The U.S. State Department has criticized the International Civil Aviation Organization (ICAO), a United Nations agency overseeing international air transport, for allegedly blocking users on Twitter.
ICAO reportedly blocked several users on the social networking service who made reference to Taiwans exclusion from communications regarding international events, notably the current global outbreak of the 2019 novel coronavirus (2019-nCoV).
In a statement issued on Feb, 1, department spokesperson Morgan Ortagus said the United States is “deeply concerned” by ICAOs actions and urged the UN body to allow Twitter users to discuss Taiwan freely.
“The United States is deeply concerned about actions taken by the International Civil Aviation Organization (ICAO) to suppress freedom of expression and curtail important discussion of Taiwans legitimate role in international issues.” the spokesperson said.
“Blocking Twitter users who make reference to Taiwans participation in international organizations, particularly given the global response to the coronavirus crisis, is outrageous, unacceptable, and not befitting of a UN organization. Taiwan has a relevant and credible voice on transnational health issues, and the United States has long supported its active engagement in international venues, including ICAO, where its expertise can be beneficial.”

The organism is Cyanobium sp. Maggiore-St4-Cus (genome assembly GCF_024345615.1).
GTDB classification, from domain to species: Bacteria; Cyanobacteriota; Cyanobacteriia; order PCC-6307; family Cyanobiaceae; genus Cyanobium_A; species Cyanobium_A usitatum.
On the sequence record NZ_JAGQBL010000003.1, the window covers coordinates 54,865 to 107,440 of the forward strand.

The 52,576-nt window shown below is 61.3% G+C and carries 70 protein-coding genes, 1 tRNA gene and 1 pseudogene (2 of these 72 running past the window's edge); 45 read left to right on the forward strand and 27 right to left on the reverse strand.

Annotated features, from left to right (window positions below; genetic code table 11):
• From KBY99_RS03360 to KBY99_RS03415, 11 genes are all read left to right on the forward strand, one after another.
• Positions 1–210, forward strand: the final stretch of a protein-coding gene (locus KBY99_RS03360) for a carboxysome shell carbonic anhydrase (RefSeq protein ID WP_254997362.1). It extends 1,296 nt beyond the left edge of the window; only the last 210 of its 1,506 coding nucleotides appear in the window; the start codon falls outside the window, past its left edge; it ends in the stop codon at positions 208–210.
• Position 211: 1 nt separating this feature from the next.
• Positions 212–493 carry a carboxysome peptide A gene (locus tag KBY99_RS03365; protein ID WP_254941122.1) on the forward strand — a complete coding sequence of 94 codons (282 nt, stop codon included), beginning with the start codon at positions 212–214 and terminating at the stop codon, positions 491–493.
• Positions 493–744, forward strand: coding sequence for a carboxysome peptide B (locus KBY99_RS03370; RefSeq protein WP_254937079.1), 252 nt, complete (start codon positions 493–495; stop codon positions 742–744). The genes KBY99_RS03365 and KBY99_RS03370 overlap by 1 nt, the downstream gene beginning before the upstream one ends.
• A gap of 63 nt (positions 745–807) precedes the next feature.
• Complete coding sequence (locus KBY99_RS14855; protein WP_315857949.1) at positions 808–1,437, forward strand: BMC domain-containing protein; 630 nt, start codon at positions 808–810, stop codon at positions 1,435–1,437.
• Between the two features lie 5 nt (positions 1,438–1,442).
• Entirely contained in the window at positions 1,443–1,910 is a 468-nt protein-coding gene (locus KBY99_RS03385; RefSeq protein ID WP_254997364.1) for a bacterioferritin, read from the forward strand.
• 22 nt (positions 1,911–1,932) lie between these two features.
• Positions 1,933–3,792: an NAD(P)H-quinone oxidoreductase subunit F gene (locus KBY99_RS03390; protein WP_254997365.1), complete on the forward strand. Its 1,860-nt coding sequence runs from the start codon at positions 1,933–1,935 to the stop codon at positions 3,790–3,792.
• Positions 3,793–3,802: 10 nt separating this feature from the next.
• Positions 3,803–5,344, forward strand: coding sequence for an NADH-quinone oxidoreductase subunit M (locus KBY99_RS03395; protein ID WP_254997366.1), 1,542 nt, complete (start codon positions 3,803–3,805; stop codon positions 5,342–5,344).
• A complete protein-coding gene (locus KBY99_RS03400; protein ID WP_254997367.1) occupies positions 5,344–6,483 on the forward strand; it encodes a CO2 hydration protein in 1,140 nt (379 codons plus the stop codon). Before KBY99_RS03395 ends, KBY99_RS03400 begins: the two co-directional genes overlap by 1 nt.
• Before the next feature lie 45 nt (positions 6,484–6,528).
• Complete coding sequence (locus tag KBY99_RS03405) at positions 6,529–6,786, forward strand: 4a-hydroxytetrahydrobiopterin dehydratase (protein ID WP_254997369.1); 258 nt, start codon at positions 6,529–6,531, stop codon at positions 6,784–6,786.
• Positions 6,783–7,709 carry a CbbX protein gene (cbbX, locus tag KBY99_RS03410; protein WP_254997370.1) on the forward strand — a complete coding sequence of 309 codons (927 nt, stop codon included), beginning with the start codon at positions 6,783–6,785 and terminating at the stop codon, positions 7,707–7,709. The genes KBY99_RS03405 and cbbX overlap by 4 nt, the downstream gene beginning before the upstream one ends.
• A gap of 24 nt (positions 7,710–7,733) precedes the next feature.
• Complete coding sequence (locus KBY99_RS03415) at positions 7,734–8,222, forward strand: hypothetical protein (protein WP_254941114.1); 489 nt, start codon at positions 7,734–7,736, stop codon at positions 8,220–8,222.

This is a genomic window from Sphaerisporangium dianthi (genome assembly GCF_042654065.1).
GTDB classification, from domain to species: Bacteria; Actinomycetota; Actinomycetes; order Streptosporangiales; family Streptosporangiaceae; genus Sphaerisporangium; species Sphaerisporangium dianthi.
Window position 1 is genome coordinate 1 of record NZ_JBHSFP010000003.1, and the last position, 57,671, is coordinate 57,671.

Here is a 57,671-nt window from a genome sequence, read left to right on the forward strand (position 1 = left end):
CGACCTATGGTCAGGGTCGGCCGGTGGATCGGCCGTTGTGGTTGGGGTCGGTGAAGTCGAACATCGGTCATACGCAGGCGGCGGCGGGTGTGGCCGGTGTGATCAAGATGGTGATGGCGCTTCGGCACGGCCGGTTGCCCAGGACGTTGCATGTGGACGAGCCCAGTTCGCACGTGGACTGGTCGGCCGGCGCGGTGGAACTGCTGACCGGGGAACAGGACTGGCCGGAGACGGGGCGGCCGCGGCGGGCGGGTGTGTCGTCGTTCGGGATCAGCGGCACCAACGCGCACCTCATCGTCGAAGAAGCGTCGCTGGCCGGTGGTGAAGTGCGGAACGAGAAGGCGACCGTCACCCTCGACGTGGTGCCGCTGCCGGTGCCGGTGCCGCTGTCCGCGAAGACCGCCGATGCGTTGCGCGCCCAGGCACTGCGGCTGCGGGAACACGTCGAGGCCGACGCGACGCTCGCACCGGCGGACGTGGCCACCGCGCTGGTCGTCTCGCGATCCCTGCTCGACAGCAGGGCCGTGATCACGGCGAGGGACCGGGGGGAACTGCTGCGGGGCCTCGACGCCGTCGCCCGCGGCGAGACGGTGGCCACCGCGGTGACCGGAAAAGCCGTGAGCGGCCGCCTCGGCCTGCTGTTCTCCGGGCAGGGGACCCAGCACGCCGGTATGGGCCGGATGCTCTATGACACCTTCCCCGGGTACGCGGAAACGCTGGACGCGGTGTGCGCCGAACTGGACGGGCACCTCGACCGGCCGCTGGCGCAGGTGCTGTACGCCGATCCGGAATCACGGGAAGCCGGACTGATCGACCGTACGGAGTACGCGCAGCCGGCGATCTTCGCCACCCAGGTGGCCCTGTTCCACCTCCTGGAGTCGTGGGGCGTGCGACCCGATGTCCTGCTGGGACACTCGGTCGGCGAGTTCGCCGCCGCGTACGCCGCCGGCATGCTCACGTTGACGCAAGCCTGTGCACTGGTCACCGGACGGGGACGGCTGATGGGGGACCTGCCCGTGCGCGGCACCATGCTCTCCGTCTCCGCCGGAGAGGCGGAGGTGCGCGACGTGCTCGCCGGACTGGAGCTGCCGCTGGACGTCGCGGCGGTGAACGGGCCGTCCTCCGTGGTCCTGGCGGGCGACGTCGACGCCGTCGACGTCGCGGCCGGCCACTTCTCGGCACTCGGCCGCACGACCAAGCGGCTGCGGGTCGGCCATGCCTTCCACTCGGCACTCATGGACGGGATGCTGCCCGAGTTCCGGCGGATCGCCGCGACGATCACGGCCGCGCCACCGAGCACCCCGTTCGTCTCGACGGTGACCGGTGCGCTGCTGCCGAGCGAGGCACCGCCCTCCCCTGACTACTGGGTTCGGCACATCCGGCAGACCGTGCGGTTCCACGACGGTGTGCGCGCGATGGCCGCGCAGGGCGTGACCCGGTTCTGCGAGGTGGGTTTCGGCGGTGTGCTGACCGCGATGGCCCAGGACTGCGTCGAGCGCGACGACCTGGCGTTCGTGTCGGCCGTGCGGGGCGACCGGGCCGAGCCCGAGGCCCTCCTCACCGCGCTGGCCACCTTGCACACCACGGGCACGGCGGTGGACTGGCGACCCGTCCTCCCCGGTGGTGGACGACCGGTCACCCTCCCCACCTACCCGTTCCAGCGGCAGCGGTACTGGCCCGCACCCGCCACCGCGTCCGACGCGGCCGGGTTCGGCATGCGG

“We call upon ICAO to immediately and permanently reverse its practice of blocking discussion of Taiwan on its Twitter properties and make clear publicly its understanding that freedom of expression must always supersede the political insecurities of member states.”
The departments statement comes shortly after Jessica Drun, a non-resident fellow at the Virginia-based think tank, The Project 2049 Institute claimed ICAO had blocked her on Twitter following several posts explaining the need for Taiwans inclusion in critical international communications, particularly in light of the current global health crisis.
Taiwans President Tsai Ing-wen said the following on Feb. 3.
The WHO and the International Civil Aviation Organization, two key UN agencies for epidemic prevention, still exclude Taiwan from the global disease prevention system due to political factors.
I call on relevant agencies of the UN to acknowledge the right to health of the Taiwanese people. Disease prevention is a global issue. As Taiwan is on the frontline in dealing with this outbreak, it should not become a gap in a global disease prevention and control system.
Drun wrote in her posts that the ICAO, along with the World Health Organisation refuse to share knowledge with Taiwan authorities;” and that civil aviation authorities for Taoyuan airport, one of busiest regional airports, “do not receive up-to-date info on any potential ICAO-WHO efforts.”
Drun noted that the lack of communication with Taiwan could potentially “nullify any efforts to contain coronavirus and lead to it spreading further,” and that Taiwan wants to make “functional contributions to these organizations” but in a “capacity where sovereignty—as defined by the UN—isnt a requirement.”
Days later, on Jan. 25, Drun revealed she had been blocked by ICAO, which is led by Fang Liu, a Chinese national, on Twitter following her comments.
The Twitter accounts of several other critics, including those belonging to Capitol Hill staffers and D.C.-Read More – Source